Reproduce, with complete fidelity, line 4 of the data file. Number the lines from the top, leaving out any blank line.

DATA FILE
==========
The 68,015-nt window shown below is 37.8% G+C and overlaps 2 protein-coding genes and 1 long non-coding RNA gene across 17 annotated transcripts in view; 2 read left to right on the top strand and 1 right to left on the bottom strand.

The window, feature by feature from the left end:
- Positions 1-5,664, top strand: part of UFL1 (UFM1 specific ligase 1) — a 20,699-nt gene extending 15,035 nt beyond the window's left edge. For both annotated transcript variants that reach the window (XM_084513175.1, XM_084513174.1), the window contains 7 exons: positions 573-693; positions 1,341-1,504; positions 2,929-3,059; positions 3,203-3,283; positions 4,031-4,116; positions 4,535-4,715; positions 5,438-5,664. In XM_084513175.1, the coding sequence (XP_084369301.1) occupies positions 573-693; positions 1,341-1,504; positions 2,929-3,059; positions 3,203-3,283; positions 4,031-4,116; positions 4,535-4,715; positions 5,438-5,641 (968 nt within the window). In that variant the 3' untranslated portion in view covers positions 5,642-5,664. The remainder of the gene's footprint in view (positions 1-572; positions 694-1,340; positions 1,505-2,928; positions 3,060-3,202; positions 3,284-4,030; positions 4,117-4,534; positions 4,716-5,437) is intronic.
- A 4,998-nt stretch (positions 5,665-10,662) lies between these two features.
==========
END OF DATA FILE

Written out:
- A 4,998-nt stretch (positions 5,665-10,662) lies between these two features.